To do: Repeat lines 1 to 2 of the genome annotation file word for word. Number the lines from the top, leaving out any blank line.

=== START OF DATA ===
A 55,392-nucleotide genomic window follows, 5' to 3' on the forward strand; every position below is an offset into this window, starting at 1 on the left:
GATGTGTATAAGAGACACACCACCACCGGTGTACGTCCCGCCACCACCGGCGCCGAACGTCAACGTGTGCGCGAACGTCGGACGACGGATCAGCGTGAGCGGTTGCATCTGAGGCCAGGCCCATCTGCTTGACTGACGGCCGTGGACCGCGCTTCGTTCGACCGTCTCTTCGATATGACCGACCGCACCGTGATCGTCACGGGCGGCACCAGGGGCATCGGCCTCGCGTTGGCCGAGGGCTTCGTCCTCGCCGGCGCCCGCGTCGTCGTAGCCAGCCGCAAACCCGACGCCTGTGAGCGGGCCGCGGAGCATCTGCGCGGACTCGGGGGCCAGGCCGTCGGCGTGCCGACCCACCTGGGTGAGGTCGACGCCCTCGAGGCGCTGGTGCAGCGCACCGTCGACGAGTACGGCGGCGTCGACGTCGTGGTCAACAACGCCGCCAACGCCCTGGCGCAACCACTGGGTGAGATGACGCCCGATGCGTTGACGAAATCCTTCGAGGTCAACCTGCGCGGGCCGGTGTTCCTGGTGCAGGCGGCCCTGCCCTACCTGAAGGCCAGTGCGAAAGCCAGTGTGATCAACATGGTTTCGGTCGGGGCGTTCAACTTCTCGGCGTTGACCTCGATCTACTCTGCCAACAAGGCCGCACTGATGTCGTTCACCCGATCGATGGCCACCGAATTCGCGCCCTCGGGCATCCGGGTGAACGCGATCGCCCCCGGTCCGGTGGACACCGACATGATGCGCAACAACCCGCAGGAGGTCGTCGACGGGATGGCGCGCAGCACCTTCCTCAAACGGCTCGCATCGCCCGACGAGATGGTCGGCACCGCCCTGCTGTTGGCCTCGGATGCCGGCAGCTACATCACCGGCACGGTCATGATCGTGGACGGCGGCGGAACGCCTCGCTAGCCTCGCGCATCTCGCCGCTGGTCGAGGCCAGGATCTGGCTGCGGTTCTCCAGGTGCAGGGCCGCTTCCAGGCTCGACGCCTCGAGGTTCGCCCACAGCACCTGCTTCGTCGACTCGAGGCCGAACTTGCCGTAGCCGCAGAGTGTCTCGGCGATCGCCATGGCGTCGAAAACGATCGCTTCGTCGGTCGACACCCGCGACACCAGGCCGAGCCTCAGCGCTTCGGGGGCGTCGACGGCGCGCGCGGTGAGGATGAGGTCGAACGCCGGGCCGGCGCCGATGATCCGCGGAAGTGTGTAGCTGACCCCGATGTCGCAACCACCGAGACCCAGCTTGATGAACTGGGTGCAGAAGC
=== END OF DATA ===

A 55,392-nucleotide genomic window follows, 5' to 3' on the forward strand; every position below is an offset into this window, starting at 1 on the left:
GATGTGTATAAGAGACACACCACCACCGGTGTACGTCCCGCCACCACCGGCGCCGAACGTCAACGTGTGCGCGAACGTCGGACGACGGATCAGCGTGAGCGGTTGCATCTGAGGCCAGGCCCATCTGCTTGACTGACGGCCGTGGACCGCGCTTCGTTCGACCGTCTCTTCGATATGACCGACCGCACCGTGATCGTCACGGGCGGCACCAGGGGCATCGGCCTCGCGTTGGCCGAGGGCTTCGTCCTCGCCGGCGCCCGCGTCGTCGTAGCCAGCCGCAAACCCGACGCCTGTGAGCGGGCCGCGGAGCATCTGCGCGGACTCGGGGGCCAGGCCGTCGGCGTGCCGACCCACCTGGGTGAGGTCGACGCCCTCGAGGCGCTGGTGCAGCGCACCGTCGACGAGTACGGCGGCGTCGACGTCGTGGTCAACAACGCCGCCAACGCCCTGGCGCAACCACTGGGTGAGATGACGCCCGATGCGTTGACGAAATCCTTCGAGGTCAACCTGCGCGGGCCGGTGTTCCTGGTGCAGGCGGCCCTGCCCTACCTGAAGGCCAGTGCGAAAGCCAGTGTGATCAACATGGTTTCGGTCGGGGCGTTCAACTTCTCGGCGTTGACCTCGATCTACTCTGCCAACAAGGCCGCACTGATGTCGTTCACCCGATCGATGGCCACCGAATTCGCGCCCTCGGGCATCCGGGTGAACGCGATCGCCCCCGGTCCGGTGGACACCGACATGATGCGCAACAACCCGCAGGAGGTCGTCGACGGGATGGCGCGCAGCACCTTCCTCAAACGGCTCGCATCGCCCGACGAGATGGTCGGCACCGCCCTGCTGTTGGCCTCGGATGCCGGCAGCTACATCACCGGCACGGTCATGATCGTGGACGGCGGCGGAACGCCTCGCTAGCCTCGCGCATCTCGCCGCTGGTCGAGGCCAGGATCTGGCTGCGGTTCTCCAGGTGCAGGGCCGCTTCCAGGCTCGACGCCTCGAGGTTCGCCCACAGCACCTGCTTCGTCGACTCGAGGCCGAACTTGCCGTAGCCGCAGAGTGTCTCGGCGATCGCCATGGCGTCGAAAACGATCGCTTCGTCGGTCGACACCCGCGACACCAGGCCGAGCCTCAGCGCTTCGGGGGCGTCGACGGCGCGCGCGGTGAGGATGAGGTCGAACGCCGGGCCGGCGCCGATGATCCGCGGAAGTGTGTAGCTGACCCCGATGTCGCAACCACCGAGACCCAGCTTGATGAACTGGGTGCAGAAGC